Creating localization of content in laravel

If our app is going to be used by people in different countries, or who speak different
languages, we’ll need to localize the content. Laravel provides an easy way to do this.

Getting ready

For this recipe, we just need a standard installation of Laravel.

How to do it…

For this recipe, follow these steps:
1. In the app/lang directory, add three new directories (if they aren’t already there) :
en, es, and de.
2. In the en directory, create a file named localized.php and add the following code
to it:
<?php
return array(
‘greeting’ => ‘Good morning :name’,
‘meetyou’ => ‘Nice to meet you!’,
‘goodbye’ => ‘Goodbye, see you tomorrow.’,
);

3. In the es directory, create a file named localized.php and add the following code
to it:
<?php
return array(
‘greeting’ => ‘Buenos días :name’,
‘meetyou’ => ‘Mucho gusto!’,
‘goodbye’ => ‘Adiós, hasta mañana.’,
);
4. In the de directory, create a file named localized.php and add the following code
to it:
<?php
return array(
‘greeting’ => ‘Guten morgen :name’,
‘meetyou’ => ‘Es freut mich!’,
‘goodbye’ => ‘Tag. Bis bald.’,
);
5. In our routes.php file, create four routes as follows:
Route::get(‘choose’, function()
{
return View::make(‘language.choose’);
});
Route::post(‘choose’, function()
{
Session::put(‘lang’, Input::get(‘language’));
return Redirect::to(‘localized’);
});
Route::get(‘localized’, function()
{
$lang = Session::get(‘lang’, function() { return ‘en’;
});
App::setLocale($lang);
return View::make(‘language.localized’);
});
Route::get(‘localized-german’, function()
{
App::setLocale(‘de’);
return View::make(‘language.localized-german’);
});
6. In the views directory, create a folder named language.

7. In views/language, create the file choose.php and add the following code to it:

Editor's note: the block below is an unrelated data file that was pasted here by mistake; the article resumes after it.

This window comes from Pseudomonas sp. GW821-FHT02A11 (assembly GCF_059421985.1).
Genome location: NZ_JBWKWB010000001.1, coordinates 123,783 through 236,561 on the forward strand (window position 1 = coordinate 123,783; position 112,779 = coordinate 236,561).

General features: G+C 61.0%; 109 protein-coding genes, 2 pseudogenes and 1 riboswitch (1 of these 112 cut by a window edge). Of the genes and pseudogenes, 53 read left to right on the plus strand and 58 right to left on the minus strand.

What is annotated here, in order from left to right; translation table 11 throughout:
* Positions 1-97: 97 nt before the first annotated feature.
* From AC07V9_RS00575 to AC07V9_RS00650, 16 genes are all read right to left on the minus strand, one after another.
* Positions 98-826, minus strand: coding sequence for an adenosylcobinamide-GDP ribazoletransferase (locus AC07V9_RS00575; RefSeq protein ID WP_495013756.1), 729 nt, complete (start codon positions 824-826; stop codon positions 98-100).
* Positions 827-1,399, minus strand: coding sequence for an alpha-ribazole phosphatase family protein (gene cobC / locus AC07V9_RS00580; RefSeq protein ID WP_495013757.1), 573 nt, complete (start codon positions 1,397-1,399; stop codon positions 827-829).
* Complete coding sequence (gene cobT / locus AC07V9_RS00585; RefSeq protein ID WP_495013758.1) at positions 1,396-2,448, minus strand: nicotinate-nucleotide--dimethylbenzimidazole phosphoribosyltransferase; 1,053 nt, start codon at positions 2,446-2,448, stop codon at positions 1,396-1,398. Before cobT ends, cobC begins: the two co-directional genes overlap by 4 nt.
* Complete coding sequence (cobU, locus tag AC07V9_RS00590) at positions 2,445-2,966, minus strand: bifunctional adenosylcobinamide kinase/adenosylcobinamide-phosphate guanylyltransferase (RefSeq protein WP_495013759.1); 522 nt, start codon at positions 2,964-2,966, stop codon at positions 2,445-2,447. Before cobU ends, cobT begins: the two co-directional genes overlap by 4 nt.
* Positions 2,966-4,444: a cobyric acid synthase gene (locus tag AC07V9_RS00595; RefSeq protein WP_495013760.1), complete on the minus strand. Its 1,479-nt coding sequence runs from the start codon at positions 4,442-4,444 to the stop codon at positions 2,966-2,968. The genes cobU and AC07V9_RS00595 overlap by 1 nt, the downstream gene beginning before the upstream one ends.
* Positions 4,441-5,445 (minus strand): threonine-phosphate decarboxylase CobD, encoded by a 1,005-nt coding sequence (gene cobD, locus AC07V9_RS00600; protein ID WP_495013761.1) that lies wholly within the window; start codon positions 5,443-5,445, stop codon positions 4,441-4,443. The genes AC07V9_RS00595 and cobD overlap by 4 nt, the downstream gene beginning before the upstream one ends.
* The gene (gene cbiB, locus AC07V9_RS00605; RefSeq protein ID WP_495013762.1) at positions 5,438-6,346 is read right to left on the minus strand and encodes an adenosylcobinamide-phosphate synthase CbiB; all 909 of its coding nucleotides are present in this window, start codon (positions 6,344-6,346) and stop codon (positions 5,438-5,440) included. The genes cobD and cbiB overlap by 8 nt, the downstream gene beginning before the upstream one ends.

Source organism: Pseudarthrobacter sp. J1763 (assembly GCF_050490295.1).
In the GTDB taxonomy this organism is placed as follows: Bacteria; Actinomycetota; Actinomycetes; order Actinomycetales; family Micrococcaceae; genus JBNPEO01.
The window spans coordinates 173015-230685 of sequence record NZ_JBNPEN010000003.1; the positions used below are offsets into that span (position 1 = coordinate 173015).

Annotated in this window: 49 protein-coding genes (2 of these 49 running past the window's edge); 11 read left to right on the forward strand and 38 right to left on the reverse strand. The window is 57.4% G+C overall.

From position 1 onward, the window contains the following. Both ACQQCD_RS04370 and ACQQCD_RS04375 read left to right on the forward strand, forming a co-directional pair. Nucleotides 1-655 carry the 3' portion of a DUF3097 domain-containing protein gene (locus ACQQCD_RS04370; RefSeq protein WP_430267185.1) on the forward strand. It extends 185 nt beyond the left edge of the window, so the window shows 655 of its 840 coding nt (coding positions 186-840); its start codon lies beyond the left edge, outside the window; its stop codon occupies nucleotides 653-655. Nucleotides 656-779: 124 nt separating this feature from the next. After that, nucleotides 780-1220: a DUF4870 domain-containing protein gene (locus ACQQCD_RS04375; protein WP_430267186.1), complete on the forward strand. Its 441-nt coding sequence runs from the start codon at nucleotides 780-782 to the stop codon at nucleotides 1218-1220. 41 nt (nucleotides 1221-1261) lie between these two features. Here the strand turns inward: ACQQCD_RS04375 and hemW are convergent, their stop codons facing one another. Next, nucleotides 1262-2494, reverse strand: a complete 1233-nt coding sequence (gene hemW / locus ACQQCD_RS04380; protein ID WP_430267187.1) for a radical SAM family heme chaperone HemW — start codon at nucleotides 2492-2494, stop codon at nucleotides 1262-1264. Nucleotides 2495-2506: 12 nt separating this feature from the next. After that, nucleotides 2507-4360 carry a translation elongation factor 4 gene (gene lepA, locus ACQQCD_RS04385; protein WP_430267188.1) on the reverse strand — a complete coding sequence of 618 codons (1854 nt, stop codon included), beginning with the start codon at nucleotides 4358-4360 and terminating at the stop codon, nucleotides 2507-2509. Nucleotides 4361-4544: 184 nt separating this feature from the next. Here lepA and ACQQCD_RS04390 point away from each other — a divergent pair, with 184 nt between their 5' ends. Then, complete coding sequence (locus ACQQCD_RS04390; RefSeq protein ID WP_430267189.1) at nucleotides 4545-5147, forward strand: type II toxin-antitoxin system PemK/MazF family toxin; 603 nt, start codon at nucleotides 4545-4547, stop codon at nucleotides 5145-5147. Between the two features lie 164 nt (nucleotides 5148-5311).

<h2>Choose a Language:</h2>
<?= Form::open() ?>
<?= Form::select(‘language’, array(‘en’ => ‘English’, ‘es’ =>
‘Spanish’)) ?>
<?= Form::submit() ?>
<?= Form::close() ?>
8. In the views/language directory, create a file named localized.php and add
the following code to it:
<h2>
<?= Lang::get(‘localized.greeting’, array(‘name’ =>
‘Lindsay Weir’)) ?>
</h2>
<p>
<?= Lang::get(‘localized.meetyou’) ?>
</p>
<p>
<?= Lang::get(‘localized.goodbye’) ?>
</p>
<p>
<?= HTML::link(‘localized-german’, ‘Page 2’) ?>
</p>
9. In the views/language directory, create a file named localized-german.php
and add the following code to it:
<h2>
<?= Lang::get(‘localized.greeting’, array(‘name’ =>
‘Lindsay Weir’)) ?>
</h2>
<p>
<?= Lang::get(‘localized.meetyou’) ?>
</p>
<p>
<?= Lang::get(‘localized.goodbye’) ?>
</p>
10. In the browser, go to http://{your-server}/choose (where your-server is
our URL), submit the form, and test the localization.

How it works…

For this recipe, we begin by setting up our language directories in the app/lang directory.
We’ll be using en for our English files, es for our Spanish files, and de for our German files.
Inside each directory, we create a file using the exact same name, and add in an array, using
the exact same keys.

Our first route is going to be a language selector page. On this page, we can choose either
English or Spanish. When we submit, it will POST to the route, create a new session, add the
choice, and redirect to the page to display the text in the chosen language.
Our localized route takes the session and passes the choice to App::setLocale(). We also
have a default value of English if there was no session set.
In our localized view, we print out the text using Lang::get(). In the first line of our
language file, we also included the :name placeholder, so we can pass in an array with the
placeholder name as the key when we call the language file.
Our last route shows how we can statically set the language default in our route.

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